• Oh, and since the point of this thread was to add five more battles, here’s my list:

    Mexico City (1847):  Established the U.S. as the dominant power in the Western Hemisphere, fulfilled the Manifest Destiny, and sewed the seeds of imperial aspirations that would culminate in greater involvement in world affairs as the 19th century ended.

    Antietam/Sharpsburg (1862):  Essentially ended the Confederate State’s bid for foreign recognition.  A lack of external support irreparably harmed the chances of a Southern victory.

    Sedan (1870):  It has been mentioned already, as it marks the ascension of Germany into imperial power status and begins her military aspirations that would culminate in two world wars.

    Hiroshima (1945):  No single discharge of a weapon has had so much impact upon the world.  The dropping of a single bomb changed warfare and world politics forever.  A 40-year Cold War and the threat of nuclear terrorist actions all stem from August 6, 1945.

    Huai-Hai (1948):  This is my sleeper.  This was the battle that broke the back of Nationalist Chinese forces.  Their losses along the Huai River and the Hai Railway prevented them from further contesting Communist forces for mainland China.  In the 50 years since, the political and economic impact on the region has been more significant than almost all of the battles during the Pacific Theater of World War II.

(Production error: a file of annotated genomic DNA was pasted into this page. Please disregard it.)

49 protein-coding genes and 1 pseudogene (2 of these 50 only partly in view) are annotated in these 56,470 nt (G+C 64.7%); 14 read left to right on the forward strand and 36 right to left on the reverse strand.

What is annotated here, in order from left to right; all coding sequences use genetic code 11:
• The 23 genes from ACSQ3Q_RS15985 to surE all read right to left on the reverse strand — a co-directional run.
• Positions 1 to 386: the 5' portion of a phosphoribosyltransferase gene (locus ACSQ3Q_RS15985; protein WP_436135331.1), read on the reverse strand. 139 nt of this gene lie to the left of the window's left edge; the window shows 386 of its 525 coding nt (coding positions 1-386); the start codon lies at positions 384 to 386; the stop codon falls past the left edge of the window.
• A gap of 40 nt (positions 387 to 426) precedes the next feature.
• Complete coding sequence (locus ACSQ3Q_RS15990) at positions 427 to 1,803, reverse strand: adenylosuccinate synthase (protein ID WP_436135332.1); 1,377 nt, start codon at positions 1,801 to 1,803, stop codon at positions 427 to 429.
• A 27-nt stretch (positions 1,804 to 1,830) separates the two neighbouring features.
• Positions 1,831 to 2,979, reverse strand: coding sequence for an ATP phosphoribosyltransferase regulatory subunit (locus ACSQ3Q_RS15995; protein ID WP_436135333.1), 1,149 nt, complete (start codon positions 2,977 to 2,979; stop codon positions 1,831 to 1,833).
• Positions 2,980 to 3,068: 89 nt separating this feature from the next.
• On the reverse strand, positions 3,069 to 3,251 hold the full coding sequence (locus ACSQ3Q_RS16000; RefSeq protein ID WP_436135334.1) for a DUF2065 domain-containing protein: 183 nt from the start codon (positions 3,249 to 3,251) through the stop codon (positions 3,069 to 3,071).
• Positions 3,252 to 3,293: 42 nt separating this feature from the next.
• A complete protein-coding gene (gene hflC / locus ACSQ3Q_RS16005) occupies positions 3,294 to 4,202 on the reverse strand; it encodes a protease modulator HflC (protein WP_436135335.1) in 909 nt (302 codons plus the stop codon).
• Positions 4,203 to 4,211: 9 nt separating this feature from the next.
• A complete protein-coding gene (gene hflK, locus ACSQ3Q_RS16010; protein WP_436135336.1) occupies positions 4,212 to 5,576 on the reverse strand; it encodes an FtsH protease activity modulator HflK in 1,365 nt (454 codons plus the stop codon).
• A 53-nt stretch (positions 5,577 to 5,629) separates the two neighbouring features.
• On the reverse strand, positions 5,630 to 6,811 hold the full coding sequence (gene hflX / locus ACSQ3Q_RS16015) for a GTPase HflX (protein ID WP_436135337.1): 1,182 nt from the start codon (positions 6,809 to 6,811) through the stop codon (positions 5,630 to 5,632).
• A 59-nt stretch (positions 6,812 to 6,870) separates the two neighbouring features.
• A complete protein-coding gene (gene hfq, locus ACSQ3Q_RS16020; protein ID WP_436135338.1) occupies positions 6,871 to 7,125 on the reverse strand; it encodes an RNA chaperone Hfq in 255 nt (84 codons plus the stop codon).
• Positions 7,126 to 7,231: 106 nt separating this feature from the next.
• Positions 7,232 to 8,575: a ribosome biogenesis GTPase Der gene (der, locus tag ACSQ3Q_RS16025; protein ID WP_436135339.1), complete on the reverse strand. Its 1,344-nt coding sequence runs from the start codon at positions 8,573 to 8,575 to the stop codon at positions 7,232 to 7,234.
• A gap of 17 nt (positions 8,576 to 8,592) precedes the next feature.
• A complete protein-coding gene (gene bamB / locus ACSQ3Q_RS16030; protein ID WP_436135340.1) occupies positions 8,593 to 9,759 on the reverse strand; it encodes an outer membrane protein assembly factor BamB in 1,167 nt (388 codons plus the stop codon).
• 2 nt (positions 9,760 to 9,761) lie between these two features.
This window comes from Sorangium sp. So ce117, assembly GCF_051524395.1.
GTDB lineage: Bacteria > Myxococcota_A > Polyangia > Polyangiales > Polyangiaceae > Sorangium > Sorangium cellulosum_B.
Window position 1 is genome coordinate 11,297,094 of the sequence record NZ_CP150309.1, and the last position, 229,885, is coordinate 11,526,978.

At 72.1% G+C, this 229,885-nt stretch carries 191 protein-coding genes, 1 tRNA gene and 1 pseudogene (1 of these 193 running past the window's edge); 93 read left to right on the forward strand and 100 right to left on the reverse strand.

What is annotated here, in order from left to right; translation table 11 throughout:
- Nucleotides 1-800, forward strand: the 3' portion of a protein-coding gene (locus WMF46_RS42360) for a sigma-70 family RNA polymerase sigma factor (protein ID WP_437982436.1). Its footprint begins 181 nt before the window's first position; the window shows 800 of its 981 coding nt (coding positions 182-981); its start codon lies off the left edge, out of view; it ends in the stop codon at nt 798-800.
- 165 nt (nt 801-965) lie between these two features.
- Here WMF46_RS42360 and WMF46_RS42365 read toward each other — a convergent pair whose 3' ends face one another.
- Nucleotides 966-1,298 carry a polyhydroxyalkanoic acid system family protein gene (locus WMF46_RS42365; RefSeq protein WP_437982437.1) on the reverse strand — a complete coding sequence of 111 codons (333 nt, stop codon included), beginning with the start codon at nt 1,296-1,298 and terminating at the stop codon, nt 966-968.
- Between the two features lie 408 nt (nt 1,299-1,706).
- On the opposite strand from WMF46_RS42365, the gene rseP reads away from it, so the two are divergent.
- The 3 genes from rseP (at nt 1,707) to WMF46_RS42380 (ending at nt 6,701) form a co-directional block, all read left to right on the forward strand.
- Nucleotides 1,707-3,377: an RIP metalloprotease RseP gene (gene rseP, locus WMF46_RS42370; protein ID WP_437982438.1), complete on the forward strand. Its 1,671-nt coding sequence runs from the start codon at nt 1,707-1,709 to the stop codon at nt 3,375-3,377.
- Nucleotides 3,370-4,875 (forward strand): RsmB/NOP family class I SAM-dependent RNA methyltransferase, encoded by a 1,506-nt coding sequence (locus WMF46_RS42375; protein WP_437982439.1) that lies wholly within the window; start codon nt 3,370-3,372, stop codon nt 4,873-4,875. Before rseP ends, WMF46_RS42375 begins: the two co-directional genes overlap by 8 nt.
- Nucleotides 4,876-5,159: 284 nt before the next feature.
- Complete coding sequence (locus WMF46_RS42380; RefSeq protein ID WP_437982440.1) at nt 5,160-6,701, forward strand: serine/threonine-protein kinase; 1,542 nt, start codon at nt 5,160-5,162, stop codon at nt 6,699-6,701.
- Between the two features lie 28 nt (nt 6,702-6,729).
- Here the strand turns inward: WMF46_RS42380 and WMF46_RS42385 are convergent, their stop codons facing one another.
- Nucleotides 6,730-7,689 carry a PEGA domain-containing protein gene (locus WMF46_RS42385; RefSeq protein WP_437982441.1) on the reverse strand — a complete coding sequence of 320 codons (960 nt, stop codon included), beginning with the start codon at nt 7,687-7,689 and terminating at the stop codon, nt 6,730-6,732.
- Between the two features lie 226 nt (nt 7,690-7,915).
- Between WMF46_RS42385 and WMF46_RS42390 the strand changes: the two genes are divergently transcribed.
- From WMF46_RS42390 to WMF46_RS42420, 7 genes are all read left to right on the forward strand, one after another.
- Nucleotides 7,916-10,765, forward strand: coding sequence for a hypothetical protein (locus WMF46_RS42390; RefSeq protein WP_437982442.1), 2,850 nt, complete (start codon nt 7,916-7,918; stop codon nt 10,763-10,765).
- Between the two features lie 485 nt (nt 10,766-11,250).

• 2017 '16 '15 Organizer '14 Customizer '13 '12 '11 '10

    7300 Battle of Cosmara Archipelago -Battlestar Ricon had to be scuttled

    7359 Battle of Molecay.  The Fifth Fleet lost in action.

    7360 Colonial Fleet ambushed at the Peace Conference. 
              Twelve Colonies of the Three Suns conquered.

    7362 Battle of Gomoray.  Battlestar Pegasus presumed destroyed.


  • 2007 AAR League

    @Imperious:

    3487 Battle of Molecay  -cains 5th fleet destroyed

    7300 Battle of Cosmara Archipelago -Battlestar Ricon had to be scuttled

    7359 Battle of Molecay.  The Fifth Fleet lost in action.
             
    7360 Colonial Fleet ambushed at the Peace Conference. 
              Twelve Colonies of the Three Suns conquered.

    7362 Battle of Gomoray.  Battlestar Pegasus presumed destroyed.

    Haha



  • @polywog:

    I can’t think of much to add to the original 15, but I suppose if you’re Canadian, you’re probably thankful that Benedict Arnold got stomped in his horribly bad invasion of Quebec at the start of the revolution.

    Can you say “Northern United States”?

    I wouldn’t at all say stomped.  In fact he was not defeated, merely not able to further advance due to the logistics.

    Battle of Yorktown would be more decisive.

    I would agree post 1851 of adding Midway and Stalingrad.  Both turned what looked to be certain defeat into victory and turned the tides in those theatres.



  • @whoman69:

    I wouldn’t at all say stomped.  In fact he was not defeated, merely not able to further advance due to the logistics.

    Logistically, beginning the overland journey from Boston to Quebec City in September was a dumb idea to begin with, but Arnold then lost the part of his army that hadn’t died from disease or exposure in his attack on the city itself. The city was held with the loss of only 5 of its defenders. Arnold should get credit, however, for having his men going into the attack on Dec 31st knowing that their enlistment was up the following day…